Fall is here, with plenty of new mums

  • Posted: Friday, September 27, 2013 1:19 a.m.
Mums pair well with other fall flowers, offering a splash of color.
Mums pair well with other fall flowers, offering a splash of color.

SALISBURY — In the second week of October, yellow chrysanthemums will blaze doorways and landscapes in Historic Salisbury as residents prepare for the annual OctoberTour of homes. Chrysanthemums, also known as “garden mums or hardy mums” are now being sold by local garden shops and other retail outlets. Planting chrysanthemums in the fall is an annual event certain to provide a splash in our landscapes as our tree leaves begin to turn. Now is the time to plant chrysanthemums.

Mums are a great buy; it’s one of the few items that seem to stay the same price every year. Costs of beautiful, heavily budded containers are minimal to the color they provide for at least four weeks. Later-blooming varieties may last until a hard frost.


Hardy chrysanthemums can be used in a variety of situations in the home and landscape. Taller varieties make excellent cut flowers. Chrysanthemums are often used as accent, plants providing color between shrubs or as a border. These plants can be massed in beds or used as simple pot plants as focal points on terraces or decks. Chrysanthemums can also be placed as potted plants indoors as specimen or accent plants.

The bloom of chrysanthemum comes in many different shapes and colors — too many to list here, however, the preferred blossom color of Rowan County residents is yellow. Other colors and combinations that are now available are red, purple, pink, lavender and white. Growers in Rowan County produce more than 30 varieties. Choosing different varieties gives homeowners the option of continuous bloom during the fall.

Chrysanthemums are photoperiodic; their blooms respond to short day lengths, similar to the bracts of a poinsettia. Heat is another factor affecting the bloom. Warmer fall weather usually delays bloom. Fortunately, the recent cool weather has been good for early blooms.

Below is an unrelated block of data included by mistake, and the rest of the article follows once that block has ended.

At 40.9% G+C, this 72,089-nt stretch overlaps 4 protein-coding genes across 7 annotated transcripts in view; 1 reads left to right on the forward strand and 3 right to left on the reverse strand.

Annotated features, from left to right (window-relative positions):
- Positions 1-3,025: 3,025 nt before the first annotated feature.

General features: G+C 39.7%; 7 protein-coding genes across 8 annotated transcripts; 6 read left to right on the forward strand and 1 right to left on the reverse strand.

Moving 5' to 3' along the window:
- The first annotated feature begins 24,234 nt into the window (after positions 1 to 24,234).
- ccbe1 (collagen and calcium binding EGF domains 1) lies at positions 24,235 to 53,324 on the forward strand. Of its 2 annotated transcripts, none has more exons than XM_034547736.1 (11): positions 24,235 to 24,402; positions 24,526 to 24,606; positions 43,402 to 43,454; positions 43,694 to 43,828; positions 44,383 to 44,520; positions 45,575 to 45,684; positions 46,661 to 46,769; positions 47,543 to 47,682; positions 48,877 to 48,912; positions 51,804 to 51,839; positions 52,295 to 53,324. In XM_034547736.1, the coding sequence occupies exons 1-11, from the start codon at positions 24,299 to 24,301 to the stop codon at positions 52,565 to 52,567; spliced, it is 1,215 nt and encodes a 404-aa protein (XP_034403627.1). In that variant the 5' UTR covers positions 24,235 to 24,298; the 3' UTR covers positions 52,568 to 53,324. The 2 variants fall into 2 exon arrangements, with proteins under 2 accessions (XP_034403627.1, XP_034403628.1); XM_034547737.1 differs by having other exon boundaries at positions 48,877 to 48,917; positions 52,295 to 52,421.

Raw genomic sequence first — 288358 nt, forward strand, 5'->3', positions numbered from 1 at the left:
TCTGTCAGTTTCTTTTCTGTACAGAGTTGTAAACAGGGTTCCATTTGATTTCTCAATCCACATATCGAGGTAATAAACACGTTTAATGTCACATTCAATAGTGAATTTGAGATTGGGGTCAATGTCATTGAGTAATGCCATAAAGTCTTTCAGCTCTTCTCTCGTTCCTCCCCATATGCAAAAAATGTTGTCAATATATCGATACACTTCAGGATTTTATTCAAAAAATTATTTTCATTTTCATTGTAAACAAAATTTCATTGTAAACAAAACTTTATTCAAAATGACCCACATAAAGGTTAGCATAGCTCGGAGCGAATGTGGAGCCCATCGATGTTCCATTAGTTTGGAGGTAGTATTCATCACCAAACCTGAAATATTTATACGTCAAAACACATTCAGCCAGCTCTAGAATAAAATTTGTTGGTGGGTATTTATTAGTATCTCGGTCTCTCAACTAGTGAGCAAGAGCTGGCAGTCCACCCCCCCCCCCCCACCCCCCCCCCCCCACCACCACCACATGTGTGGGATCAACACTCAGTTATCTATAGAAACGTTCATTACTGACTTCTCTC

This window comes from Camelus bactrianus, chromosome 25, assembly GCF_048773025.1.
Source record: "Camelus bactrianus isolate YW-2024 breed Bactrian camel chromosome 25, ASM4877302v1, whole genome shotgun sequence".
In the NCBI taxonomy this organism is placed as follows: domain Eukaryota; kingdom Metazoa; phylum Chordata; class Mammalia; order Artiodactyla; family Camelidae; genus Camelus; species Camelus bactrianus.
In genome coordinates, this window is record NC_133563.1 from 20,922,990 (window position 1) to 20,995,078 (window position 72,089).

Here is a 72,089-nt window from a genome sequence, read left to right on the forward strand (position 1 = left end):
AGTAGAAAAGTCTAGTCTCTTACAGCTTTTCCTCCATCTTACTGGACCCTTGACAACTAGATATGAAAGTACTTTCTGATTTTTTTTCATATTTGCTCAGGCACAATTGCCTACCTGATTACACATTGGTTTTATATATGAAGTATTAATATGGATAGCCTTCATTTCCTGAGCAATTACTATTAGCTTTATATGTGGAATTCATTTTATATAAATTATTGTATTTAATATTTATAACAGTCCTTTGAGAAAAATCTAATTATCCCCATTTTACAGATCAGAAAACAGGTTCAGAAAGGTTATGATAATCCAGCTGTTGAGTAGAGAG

Chrysanthemums produced by local producers are usually grown as annuals; once the blooms are spent, the plants are tossed to make way for another flowering plant. However, chrysanthemums are perennials; some home gardeners leave them in place for next season. Those who plant them out also must realize that the plants’ appearance next fall will not be as compact and tightly budded as those produced in nursery and garden centers. Intense labor and careful fertilization are part of chrysanthemum production.

Chrysanthemums or garden mums must be pinched in the spring when the plant reaches a height of 6 inches. Pinch the new shoot 3/4 of an inch. Pinching terminal shoots will cause side shoots to develop. When side shoots develop to 4 to 5 inches, make another pinch. Two to three pinches in April and May are usually adequate for most varieties. Vigorous varieties may need a third pinch.

Chrysanthemums will bloom sparsely in the spring. The majority of the blooms occur in the fall during short day lengths.

Actively growing chrysanthemums have no tolerance to droughts. These plants require ample water supplies.

Apply at least one inch of water per week during dry weather. Avoid periodic light sprinkling, especially on the foliage. Leaf diseases are common problem in chrysanthemums. Irrigate early in the day to avoid spreading of fungal leaf spot diseases.

Darrell Blackwelder is an agricultural agent in charge of horticulture with the North Carolina Cooperative Extension Service in Rowan County. 704-216-8970.


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